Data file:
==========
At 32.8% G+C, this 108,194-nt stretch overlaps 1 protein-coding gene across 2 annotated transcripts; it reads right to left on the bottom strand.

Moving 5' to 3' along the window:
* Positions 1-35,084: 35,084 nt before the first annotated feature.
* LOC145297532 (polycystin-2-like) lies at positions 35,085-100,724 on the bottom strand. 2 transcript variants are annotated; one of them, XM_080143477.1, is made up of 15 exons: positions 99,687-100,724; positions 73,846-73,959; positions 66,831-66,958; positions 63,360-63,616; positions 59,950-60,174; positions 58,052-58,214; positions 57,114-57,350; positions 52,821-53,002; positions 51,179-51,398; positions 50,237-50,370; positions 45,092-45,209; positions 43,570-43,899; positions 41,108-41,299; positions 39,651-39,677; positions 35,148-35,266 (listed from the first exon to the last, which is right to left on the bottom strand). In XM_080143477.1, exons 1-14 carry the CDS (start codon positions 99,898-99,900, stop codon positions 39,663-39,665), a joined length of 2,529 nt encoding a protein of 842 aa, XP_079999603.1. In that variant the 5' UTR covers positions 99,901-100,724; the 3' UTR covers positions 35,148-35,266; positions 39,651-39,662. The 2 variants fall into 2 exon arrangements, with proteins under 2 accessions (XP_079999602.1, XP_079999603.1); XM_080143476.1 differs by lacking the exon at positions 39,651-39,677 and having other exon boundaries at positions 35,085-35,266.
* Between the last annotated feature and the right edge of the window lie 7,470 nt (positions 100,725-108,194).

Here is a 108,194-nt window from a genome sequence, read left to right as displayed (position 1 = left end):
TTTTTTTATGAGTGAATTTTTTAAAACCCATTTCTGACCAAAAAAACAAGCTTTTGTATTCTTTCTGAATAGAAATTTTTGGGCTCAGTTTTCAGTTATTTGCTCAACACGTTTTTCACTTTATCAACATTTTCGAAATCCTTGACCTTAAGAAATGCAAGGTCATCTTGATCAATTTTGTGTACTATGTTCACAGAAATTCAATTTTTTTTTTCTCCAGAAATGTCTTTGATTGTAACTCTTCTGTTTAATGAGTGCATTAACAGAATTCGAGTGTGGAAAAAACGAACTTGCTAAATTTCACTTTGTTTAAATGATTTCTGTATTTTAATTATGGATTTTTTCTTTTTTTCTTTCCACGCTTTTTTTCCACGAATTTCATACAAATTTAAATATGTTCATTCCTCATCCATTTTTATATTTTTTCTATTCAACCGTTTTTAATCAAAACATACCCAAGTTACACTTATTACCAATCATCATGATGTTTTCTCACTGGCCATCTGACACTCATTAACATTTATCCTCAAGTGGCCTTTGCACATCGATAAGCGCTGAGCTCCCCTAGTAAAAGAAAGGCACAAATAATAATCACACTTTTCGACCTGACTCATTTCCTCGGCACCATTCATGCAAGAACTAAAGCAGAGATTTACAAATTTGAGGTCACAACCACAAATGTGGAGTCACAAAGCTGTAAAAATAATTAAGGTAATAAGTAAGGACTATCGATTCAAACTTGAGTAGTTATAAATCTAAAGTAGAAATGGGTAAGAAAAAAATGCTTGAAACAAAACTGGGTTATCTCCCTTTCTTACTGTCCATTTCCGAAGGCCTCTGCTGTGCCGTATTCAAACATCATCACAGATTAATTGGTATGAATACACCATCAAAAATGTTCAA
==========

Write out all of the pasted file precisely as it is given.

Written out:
At 32.8% G+C, this 108,194-nt stretch overlaps 1 protein-coding gene across 2 annotated transcripts; it reads right to left on the bottom strand.

Moving 5' to 3' along the window:
* Positions 1-35,084: 35,084 nt before the first annotated feature.
* LOC145297532 (polycystin-2-like) lies at positions 35,085-100,724 on the bottom strand. 2 transcript variants are annotated; one of them, XM_080143477.1, is made up of 15 exons: positions 99,687-100,724; positions 73,846-73,959; positions 66,831-66,958; positions 63,360-63,616; positions 59,950-60,174; positions 58,052-58,214; positions 57,114-57,350; positions 52,821-53,002; positions 51,179-51,398; positions 50,237-50,370; positions 45,092-45,209; positions 43,570-43,899; positions 41,108-41,299; positions 39,651-39,677; positions 35,148-35,266 (listed from the first exon to the last, which is right to left on the bottom strand). In XM_080143477.1, exons 1-14 carry the CDS (start codon positions 99,898-99,900, stop codon positions 39,663-39,665), a joined length of 2,529 nt encoding a protein of 842 aa, XP_079999603.1. In that variant the 5' UTR covers positions 99,901-100,724; the 3' UTR covers positions 35,148-35,266; positions 39,651-39,662. The 2 variants fall into 2 exon arrangements, with proteins under 2 accessions (XP_079999602.1, XP_079999603.1); XM_080143476.1 differs by lacking the exon at positions 39,651-39,677 and having other exon boundaries at positions 35,085-35,266.
* Between the last annotated feature and the right edge of the window lie 7,470 nt (positions 100,725-108,194).

Here is a 108,194-nt window from a genome sequence, read left to right as displayed (position 1 = left end):
TTTTTTTATGAGTGAATTTTTTAAAACCCATTTCTGACCAAAAAAACAAGCTTTTGTATTCTTTCTGAATAGAAATTTTTGGGCTCAGTTTTCAGTTATTTGCTCAACACGTTTTTCACTTTATCAACATTTTCGAAATCCTTGACCTTAAGAAATGCAAGGTCATCTTGATCAATTTTGTGTACTATGTTCACAGAAATTCAATTTTTTTTTTCTCCAGAAATGTCTTTGATTGTAACTCTTCTGTTTAATGAGTGCATTAACAGAATTCGAGTGTGGAAAAAACGAACTTGCTAAATTTCACTTTGTTTAAATGATTTCTGTATTTTAATTATGGATTTTTTCTTTTTTTCTTTCCACGCTTTTTTTCCACGAATTTCATACAAATTTAAATATGTTCATTCCTCATCCATTTTTATATTTTTTCTATTCAACCGTTTTTAATCAAAACATACCCAAGTTACACTTATTACCAATCATCATGATGTTTTCTCACTGGCCATCTGACACTCATTAACATTTATCCTCAAGTGGCCTTTGCACATCGATAAGCGCTGAGCTCCCCTAGTAAAAGAAAGGCACAAATAATAATCACACTTTTCGACCTGACTCATTTCCTCGGCACCATTCATGCAAGAACTAAAGCAGAGATTTACAAATTTGAGGTCACAACCACAAATGTGGAGTCACAAAGCTGTAAAAATAATTAAGGTAATAAGTAAGGACTATCGATTCAAACTTGAGTAGTTATAAATCTAAAGTAGAAATGGGTAAGAAAAAAATGCTTGAAACAAAACTGGGTTATCTCCCTTTCTTACTGTCCATTTCCGAAGGCCTCTGCTGTGCCGTATTCAAACATCATCACAGATTAATTGGTATGAATACACCATCAAAAATGTTCAA